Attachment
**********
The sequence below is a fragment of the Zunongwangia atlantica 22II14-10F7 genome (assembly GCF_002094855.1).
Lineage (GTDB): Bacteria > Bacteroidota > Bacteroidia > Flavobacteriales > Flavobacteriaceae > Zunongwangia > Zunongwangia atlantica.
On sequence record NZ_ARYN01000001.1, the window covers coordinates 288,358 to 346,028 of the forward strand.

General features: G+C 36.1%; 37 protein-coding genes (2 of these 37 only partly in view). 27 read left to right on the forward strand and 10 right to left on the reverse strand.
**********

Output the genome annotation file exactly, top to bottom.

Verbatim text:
The sequence below is a fragment of the Zunongwangia atlantica 22II14-10F7 genome (assembly GCF_002094855.1).
Lineage (GTDB): Bacteria > Bacteroidota > Bacteroidia > Flavobacteriales > Flavobacteriaceae > Zunongwangia > Zunongwangia atlantica.
On sequence record NZ_ARYN01000001.1, the window covers coordinates 288,358 to 346,028 of the forward strand.

General features: G+C 36.1%; 37 protein-coding genes (2 of these 37 only partly in view). 27 read left to right on the forward strand and 10 right to left on the reverse strand.